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As he commission buses

President Koroma warns - ‘no business as usual’

July 8, 2015 By Ibrahim Tarawallie

President Ernest Bai Koroma yesterday delivered a stern warning to workers of the Sierra Leone Road Transportation Corporation (SLRTC) that it should not be business as usual with regards the handling of government buses, especially the newly arrived ones from the People’s Republic China.

While commissioning the 100 vehicles procured by the government to ease the transportation difficulties faced by Sierra Leoneans, President Koroma observed that it was no secret some workers at the SLRTC, especially those operating the workshops, have been engaged in the habit of removing new parts and replacing them with old ones; a practice he said was the more reason why buses procured in the past could not last long.

“We have to talk to ourselves at the SLRTC, especially those at the workshops, that it should not be business as usual,” warned President Koroma. “The buses are accompanied with spare parts that would last for three years, so we do not want to see people coming to us again to ask for spare parts. We will move on until we solve the transportation problem in this country.”

He encouraged the SLRTC management to ensure that the system being put in place to collect monies generated by the buses was effective because “we wouldn’t want money that should go to government coffers finds its way in the pockets of individuals”.

He said as a responsible government, they had demonstrated by the procurement of the buses that “we are sensitive to the cry of our people”.

“It is disturbing to see every morning when coming to work passengers across the city queuing for transport. Because we care, we always listen to the cry of our people,” said Mr. Koroma. “We are inviting and encouraging the private sector to partner with us to address the transportation problem in the country. It is a big problem.”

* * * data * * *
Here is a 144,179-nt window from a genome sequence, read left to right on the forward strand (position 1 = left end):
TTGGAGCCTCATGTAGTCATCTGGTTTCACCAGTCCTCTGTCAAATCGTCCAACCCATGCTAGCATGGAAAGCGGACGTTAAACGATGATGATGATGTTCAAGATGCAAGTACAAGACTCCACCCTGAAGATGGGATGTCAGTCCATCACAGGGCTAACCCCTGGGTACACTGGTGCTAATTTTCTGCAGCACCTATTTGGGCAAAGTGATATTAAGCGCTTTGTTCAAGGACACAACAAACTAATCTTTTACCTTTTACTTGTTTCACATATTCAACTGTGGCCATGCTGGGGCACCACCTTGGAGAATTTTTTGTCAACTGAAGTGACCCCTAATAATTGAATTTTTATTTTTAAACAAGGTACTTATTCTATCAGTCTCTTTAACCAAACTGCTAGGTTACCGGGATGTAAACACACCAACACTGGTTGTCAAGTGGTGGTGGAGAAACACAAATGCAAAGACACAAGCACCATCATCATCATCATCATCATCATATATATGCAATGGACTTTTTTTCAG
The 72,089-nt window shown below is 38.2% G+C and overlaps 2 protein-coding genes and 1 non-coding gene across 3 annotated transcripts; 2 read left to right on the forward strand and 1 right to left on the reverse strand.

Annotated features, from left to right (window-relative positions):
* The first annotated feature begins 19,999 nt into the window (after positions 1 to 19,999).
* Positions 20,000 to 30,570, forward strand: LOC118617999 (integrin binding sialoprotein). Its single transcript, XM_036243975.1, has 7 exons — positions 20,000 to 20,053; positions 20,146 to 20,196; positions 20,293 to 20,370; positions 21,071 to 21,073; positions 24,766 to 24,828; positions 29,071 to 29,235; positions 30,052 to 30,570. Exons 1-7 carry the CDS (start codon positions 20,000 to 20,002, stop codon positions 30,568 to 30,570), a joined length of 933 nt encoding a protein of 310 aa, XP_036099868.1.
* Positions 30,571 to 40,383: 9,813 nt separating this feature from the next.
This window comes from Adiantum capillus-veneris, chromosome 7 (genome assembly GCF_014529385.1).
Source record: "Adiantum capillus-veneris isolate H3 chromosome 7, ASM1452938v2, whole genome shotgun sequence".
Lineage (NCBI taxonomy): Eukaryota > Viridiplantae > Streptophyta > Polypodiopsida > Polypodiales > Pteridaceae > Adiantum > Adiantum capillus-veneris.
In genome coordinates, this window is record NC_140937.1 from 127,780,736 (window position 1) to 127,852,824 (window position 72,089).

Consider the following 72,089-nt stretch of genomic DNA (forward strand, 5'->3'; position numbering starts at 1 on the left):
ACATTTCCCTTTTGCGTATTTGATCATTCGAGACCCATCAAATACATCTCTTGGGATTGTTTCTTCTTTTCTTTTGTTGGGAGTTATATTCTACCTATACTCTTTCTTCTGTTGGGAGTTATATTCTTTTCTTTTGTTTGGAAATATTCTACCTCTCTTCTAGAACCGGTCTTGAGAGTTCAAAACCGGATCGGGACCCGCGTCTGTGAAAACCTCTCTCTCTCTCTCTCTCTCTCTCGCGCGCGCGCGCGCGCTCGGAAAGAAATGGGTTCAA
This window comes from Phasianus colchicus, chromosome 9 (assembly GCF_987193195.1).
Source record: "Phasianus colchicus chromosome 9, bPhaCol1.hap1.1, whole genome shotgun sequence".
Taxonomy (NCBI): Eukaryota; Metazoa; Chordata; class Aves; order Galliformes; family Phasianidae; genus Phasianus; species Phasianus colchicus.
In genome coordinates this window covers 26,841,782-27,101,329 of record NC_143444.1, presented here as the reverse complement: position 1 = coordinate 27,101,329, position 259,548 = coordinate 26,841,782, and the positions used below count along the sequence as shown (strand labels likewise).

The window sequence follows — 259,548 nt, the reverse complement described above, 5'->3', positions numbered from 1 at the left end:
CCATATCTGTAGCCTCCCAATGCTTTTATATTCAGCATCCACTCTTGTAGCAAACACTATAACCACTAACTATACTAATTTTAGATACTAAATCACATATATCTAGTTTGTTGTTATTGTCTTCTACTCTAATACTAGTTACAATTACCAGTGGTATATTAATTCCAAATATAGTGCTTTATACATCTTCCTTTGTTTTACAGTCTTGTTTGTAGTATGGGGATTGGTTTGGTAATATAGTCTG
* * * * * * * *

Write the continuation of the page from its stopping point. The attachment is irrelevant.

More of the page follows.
However, President Koroma admitted that the 100 buses would not be enough to solve all the transportation challenges in the country, which was why they had resolved as a government to commercial them so that more vehicles would be bought.

Minister of Transportation and Aviation, Leonard Balogun Koroma, stated that the country’s public transport system has been fraught with many challenges, citing the thousands of people that are left stranded daily, especially during the rush hours in the morning and evening.

“Today the first step in a journey of a thousand miles to revamp and decisively address Sierra Leone’s public transportation system has begun with the delivery of 100% government funded 100 brand new buses,” said Minister Koroma. “We have taken concrete steps to ensure that this project is commercially viable and sustainable.”

According to him, the entire package cost twelve million United States dollars (US$12m), out of which about 30% has been invested into replacing obsolete machinery, tools and equipment which had, in the past, left the SLRTC incapacitated in carrying out effective maintenance and repair of its bus fleet.

Statement was also made by the Chinese Ambassador to Sierra Leone, Zhao Yanbo, who commended the effort of the government in procuring the vehicles.

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